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Kanji aficionados and educators are buzzing over the biggest kanji news in nearly three decades: Next fall, for the first time since 1981, Japan’s government is expected to announce a revision of the joyo (general-use) kanji list. Currently numbering 1,945, these kanji comprise the official list allowed for use in newspapers and government publications, and Japanese school children are meant to learn them all during their compulsory education.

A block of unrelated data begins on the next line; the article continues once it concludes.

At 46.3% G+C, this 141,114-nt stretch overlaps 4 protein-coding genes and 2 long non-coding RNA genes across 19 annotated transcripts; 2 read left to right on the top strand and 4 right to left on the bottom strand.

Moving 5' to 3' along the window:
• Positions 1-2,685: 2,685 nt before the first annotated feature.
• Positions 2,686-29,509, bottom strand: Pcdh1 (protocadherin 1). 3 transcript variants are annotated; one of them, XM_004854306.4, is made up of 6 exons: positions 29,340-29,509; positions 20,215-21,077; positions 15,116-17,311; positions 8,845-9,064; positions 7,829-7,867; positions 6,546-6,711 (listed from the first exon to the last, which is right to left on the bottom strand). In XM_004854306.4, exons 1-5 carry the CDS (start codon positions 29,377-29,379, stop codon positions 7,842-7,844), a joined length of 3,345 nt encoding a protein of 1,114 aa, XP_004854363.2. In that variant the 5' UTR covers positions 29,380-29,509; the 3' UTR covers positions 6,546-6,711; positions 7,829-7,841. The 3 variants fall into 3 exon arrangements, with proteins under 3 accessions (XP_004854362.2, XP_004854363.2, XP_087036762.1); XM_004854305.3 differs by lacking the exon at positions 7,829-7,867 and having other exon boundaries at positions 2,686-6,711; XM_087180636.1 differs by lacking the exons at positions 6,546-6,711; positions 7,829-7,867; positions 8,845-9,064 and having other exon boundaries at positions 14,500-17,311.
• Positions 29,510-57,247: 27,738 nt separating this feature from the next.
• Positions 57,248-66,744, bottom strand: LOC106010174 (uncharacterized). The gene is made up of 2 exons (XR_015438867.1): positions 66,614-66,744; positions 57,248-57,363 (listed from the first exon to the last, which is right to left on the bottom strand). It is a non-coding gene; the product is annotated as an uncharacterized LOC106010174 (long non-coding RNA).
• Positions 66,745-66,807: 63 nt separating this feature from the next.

Since 1981, a tsunami of kanji has crashed into Japanese daily life, creating a pressing need for the government to reassess exactly how many and which kanji its citizenry should be expected to read and write. Due to advances in Japanese software technology, 10,000 characters — five times the current number of joyo kanji — can be called up on cell phones and personal computers with the tap of a finger.

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